Hiking

Glacier Bay National park: Chimney Rock Islands

All it takes to visit Chimney Rock is….a lot of time, a boat ride there, and a skiff to land with. And a minus 4 foot tide. And not dawdling before the tide comes back in. Pretty simple? Maybe. Probably not. But I got to be lazy and get schlepped out there….

The tiny islands are a set of 3, that become connected at the lowest tides. They are near Hoonah, Alaska, via Port Frederick, far back in the arms of water. Sitting just off of Chicagof Island.

I woke up to serene and clearing skies with glass water. There was a brown bear on the shore across the water doing its thing.

We puttered along and set anchor at an area for the day’s adventures in the morning.

The Wilderness Explorer, anchored across the water.

We took a skiff over, and landed at the edge, jumped out and well…it was deeper than all the other landings, but my boots worked just fine, covered with rain pants. It was misty weather, and windy…but not actually cold.

Most of the group was puttering, looking at the tidal pools. But I was intrigued.

We had been dropped off at the first section, so there was a lot to see.

Sea Stars getting funky….

On the middle island, at high tide, it is a grassy knoll.

We hiked up and crossed it, covered with Cow Parsnip and Columbine flowers.

On the other side a wide area of rocks, gravel and mussels waited to be crossed.

We clipped along, enjoying the views.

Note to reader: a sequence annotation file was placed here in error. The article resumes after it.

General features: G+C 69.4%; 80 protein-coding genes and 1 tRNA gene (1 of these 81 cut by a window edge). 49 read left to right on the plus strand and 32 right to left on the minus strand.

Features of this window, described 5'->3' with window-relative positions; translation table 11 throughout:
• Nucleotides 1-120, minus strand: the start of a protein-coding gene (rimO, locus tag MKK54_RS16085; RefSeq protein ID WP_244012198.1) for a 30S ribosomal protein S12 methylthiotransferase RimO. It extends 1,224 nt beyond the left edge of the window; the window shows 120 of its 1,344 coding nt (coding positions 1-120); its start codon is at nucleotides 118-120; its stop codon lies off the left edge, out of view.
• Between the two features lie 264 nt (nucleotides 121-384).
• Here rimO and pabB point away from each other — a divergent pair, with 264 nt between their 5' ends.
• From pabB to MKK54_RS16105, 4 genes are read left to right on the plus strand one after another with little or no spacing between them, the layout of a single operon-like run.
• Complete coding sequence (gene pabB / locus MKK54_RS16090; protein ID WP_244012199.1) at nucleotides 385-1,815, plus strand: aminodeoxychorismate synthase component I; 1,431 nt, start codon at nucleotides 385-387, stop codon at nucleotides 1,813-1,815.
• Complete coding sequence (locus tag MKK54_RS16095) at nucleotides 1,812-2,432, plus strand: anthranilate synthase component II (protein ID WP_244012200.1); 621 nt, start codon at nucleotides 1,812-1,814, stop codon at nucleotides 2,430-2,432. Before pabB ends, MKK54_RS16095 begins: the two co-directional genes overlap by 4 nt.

This end of Chimney Rock has a lush tiny forest with life all over. There was a Bald Eagle trying to bother a nest of Ravens, who were not happy.

Sea plant growing….this was the only plant I was not able to identify this trip.

Tiny crab.

Lush crop of Thimbleberries.

Beach Peas.

Stripped bone. It had a tiny mussel living in it, along with some odd worm things.

And tiny critters on the other end.

Sea Urchin.

Soft downy feathers.

Walking around the end island to see Chimney Rock.

Looking back.

I was waiting for the pickup and watched the tide come in. Quickly the pathway disapeared.

And in another 10 minutes was gone.

In my element.

The skiff picked us up and back to the boat. By the time I checked in, put away my pfd, and changed out of my gear….I walked out to take a look and the islands were fully separated once again.

As we set sail that night we watched sleeping Humpback Whales toodling along. It was 11 pm and still daylight, I stood outside a long time just watching them.

And life was pretty mellow watching them.

~Sarah

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